“Kidnapped Redemption,” with Phyllis Sortor ‘64

Amanda Stubbert: Welcome to the SPU Voices podcast, where we tell personal stories with universal impact. I’m your host, Amanda Stubbert, and today we sat down with Phyllis Sortor, who served as a missionary with the Free Methodist World Missions in Nigeria, working for 10 years when she was kidnapped by a terrorist group hoping to end her work with the Fulani and indigenous nomadic people. A new feature-length film has recently been released documenting her kidnapping and time in Nigeria. She immediately returned and built Schools for Africa, an organization providing schools, primary healthcare, grazing reserves, and water and grass restoration for the Fulani people. And she is Seattle Pacific University’s 2023 Alumna of the Year. Phyllis, thank you so much for joining us today.

Phyllis Sortor: Thank you. Thank you. It’s a great pleasure.

Amanda: And we’re so blessed — because of the award and you’re going to be our speaker at Undergraduate Commencement — that we are not doing this over Zoom, intercontinentally. You are here with us on campus, and we’re so glad to have you.

Phyllis: Thank you so much for inviting me. I’m really honored and blessed by your invitation.

Amanda: Well, when we first sent you the letter that said, “Would you like to be our 2023 Alumna of the Year?,” you said, “Oh my goodness,” because your father had also been an Alum of the Year. Can you tell us about your father and his work?

Phyllis: My father was a great man. He was a missionary statesman. Never wavered from the right or to the left. He was a gifted photographer. He was a devoted father and husband to my mom. Honestly speaking, he worked for 43 years in Africa. I think it was about 40 years in Mozambique, where I was born and raised, and then the other three years he was the actual mission supervisor, director of all of the missions south of the Sahara Desert. He was a great man. He became a pilot at the age of 60 and it was Seattle First Free Methodist Church that raised money and bought him a Cessna two-seater plane first, and then a four-seater plane, which he used with mom to fly all over Africa. You know, he took care of it himself. He was the pilot, the mechanic, the engineer.Never had any accidents. Just a wonderful man.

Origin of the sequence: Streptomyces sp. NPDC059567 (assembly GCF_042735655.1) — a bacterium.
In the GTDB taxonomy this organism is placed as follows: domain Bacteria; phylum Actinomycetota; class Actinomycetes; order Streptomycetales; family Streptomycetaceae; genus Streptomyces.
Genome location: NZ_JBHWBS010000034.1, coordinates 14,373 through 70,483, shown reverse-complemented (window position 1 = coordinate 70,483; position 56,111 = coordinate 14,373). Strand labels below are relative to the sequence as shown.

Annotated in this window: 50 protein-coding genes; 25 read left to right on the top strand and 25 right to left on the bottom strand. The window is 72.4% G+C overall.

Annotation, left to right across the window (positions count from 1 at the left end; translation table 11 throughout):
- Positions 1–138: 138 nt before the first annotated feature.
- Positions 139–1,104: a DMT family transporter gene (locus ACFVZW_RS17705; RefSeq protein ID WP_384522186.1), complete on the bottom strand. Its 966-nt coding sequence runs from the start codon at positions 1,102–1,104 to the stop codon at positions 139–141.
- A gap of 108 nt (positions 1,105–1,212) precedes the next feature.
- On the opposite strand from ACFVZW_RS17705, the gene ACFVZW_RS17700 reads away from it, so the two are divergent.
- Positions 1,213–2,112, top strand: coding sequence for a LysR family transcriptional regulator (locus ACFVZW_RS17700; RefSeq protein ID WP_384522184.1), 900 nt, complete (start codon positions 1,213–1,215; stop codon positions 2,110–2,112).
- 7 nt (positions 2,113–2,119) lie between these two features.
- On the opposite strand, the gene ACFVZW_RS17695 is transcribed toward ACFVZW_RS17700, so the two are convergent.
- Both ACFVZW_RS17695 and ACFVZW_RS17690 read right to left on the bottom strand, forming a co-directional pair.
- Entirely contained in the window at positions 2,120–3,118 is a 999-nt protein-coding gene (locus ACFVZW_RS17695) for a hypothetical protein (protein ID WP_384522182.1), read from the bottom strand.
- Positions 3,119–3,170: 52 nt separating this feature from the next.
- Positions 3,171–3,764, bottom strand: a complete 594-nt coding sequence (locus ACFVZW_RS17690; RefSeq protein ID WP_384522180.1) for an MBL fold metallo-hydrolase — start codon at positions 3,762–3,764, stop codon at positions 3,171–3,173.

And honestly, it’s because of him that I am in Africa today. It’s because of him and the example that he set, you know? Some people say I’m following in his footsteps, and that may be true, but I will never, ever be able to fill his shoes. They are just too big. But he’s set such a beautiful example and I’m really thankful. I was here as a student when my dad received that Alumna, Alumni? Alumna.

Amanda: Alumna is female, so he would have been the Alumnus of the Year.

Phyllis: Alumnus of the Year. So you’ll have to do some editing there. (laughs)

Amanda: (laughs) People get that confused. That’s why we just say alum.

Phyllis: That’s true.

Amanda: And then it’s just a shorthand for everybody.

Phyllis: Right, yeah.

Amanda: So as a student, seeing your father receive that award, what did that feel like?

Phyllis: It felt wonderful. I was so proud of him, so proud of him and my mom. Yeah. They’re wonderful people.

Amanda: You know, I can understand looking up to a great man who is your father and saying, “I will never fill his shoes.” But I can guarantee there are people listening to this right now saying, “Boy.” They want to follow in your footsteps but would never fill your shoes.

Phyllis: Well, you know, God shapes us, each one of us individually, for the purpose that He has for us. Not everybody has my purpose. Not everyone has yours.

Amanda: Mm-hmm.

Phyllis: And so what we have to do is, as we grow in the Lord, we have to seek  what is God’s purpose for me? My individual purpose in life? We can’t be somebody else. I can’t be you. You can’t be me. But all together, we work together to make things happen for the Kingdom of God.

Amanda: Amen. Amen.

Phyllis: Yeah.

Amanda: One of my favorite quotes of all time is Margaret Mead, a famous anthropologist, and she said, “You are totally and completely unique, just like everyone else.”

Phyllis: That’s exactly right.

Amanda: Right?

Phyllis: I like that.

Amanda: I feel like that’s something I could ponder every day and get something out of it, and when you really understand that, I think it helps you step into your own specific, unique calling.

Phyllis: Exactly. That’s right.

Amanda: But you also are aware that everyone else is trying to do the same thing.

Phyllis: Yes. That’s right. That’s right. Thank God for that.

Amanda: Yeah, so speaking of unique ways of growing up and being equipped for things, let’s talk about your childhood in Mozambique

Phyllis: Yeah, okay.

Amanda: Growing up overseas as a white person, what was that like?